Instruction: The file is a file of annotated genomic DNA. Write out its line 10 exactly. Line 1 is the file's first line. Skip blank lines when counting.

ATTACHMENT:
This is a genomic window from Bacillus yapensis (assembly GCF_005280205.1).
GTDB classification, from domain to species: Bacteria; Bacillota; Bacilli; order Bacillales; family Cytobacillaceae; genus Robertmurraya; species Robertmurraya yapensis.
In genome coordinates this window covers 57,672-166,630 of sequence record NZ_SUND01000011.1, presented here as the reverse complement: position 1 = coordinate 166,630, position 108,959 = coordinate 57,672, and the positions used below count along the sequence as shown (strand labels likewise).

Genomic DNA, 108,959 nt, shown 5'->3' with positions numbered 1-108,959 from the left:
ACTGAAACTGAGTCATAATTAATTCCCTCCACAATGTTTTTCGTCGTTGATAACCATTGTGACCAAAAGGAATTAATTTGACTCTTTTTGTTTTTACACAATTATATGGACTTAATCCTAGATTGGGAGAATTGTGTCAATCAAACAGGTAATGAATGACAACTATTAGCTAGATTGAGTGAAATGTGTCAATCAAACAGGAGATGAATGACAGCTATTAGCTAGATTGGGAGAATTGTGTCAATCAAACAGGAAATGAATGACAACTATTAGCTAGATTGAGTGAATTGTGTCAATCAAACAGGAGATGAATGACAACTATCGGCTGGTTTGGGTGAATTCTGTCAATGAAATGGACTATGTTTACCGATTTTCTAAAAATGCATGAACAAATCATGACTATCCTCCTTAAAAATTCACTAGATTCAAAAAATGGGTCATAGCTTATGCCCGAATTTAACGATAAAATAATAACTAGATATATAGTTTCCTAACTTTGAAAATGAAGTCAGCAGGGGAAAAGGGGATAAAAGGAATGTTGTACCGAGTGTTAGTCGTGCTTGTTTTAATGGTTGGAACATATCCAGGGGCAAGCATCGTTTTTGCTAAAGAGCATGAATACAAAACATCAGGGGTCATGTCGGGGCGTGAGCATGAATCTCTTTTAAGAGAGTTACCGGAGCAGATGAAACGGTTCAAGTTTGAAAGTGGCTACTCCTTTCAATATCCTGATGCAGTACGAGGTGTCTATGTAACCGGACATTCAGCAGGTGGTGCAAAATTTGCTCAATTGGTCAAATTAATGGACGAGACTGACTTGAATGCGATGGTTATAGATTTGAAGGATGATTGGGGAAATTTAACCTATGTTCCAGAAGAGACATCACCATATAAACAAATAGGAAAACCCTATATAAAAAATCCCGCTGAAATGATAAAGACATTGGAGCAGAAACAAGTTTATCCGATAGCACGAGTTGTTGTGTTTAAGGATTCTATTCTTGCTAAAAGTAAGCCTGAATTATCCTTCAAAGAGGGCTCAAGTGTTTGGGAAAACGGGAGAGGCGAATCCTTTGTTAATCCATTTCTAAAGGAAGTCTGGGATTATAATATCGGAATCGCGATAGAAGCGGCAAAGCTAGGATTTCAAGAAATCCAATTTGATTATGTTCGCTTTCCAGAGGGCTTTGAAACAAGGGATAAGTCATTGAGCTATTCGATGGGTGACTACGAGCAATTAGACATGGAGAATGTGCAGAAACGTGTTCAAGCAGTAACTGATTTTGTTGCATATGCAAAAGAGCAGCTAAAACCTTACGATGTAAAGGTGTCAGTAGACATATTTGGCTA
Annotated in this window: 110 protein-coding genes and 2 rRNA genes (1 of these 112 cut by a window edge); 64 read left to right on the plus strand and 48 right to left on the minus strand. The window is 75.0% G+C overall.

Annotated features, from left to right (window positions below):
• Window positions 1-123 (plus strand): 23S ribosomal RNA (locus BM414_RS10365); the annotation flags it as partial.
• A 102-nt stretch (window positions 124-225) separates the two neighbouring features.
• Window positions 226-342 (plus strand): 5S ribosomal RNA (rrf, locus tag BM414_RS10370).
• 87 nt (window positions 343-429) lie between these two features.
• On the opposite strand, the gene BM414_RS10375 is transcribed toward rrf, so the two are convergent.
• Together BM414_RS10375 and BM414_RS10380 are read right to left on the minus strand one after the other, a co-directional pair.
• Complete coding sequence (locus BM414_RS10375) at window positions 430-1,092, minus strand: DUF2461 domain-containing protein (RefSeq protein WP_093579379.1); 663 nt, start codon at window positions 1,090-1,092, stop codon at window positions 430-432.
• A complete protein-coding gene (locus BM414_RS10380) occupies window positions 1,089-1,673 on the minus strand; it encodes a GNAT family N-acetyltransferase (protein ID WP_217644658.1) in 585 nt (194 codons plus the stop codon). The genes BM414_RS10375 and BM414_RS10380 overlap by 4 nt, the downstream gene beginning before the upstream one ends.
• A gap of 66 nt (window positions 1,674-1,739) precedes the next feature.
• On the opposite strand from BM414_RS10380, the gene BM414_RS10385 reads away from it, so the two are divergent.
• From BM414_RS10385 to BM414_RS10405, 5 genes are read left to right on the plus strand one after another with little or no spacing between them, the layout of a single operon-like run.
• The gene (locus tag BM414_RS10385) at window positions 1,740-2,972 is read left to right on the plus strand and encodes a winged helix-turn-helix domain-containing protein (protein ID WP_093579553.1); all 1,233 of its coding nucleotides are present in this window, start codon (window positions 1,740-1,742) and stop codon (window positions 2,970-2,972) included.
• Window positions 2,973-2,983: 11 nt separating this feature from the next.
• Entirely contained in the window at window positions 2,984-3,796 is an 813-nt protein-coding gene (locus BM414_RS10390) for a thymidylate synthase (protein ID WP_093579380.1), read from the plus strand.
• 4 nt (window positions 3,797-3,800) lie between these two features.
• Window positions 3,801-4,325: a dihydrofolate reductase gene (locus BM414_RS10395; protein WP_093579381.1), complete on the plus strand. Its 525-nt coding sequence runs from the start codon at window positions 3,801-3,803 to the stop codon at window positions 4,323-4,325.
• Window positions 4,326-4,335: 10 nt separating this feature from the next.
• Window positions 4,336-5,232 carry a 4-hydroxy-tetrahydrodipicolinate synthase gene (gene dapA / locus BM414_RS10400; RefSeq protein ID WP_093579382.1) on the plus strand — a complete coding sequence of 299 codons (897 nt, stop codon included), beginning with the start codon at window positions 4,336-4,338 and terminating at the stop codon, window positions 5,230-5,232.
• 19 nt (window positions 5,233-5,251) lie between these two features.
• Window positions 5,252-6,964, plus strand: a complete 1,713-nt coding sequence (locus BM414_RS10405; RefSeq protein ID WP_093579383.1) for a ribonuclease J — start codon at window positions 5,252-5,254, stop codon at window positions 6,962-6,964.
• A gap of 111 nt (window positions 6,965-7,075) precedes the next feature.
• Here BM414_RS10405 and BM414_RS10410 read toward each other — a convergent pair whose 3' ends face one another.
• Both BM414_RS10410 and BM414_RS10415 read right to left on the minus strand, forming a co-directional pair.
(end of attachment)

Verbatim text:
• Window positions 226-342 (plus strand): 5S ribosomal RNA (rrf, locus tag BM414_RS10370).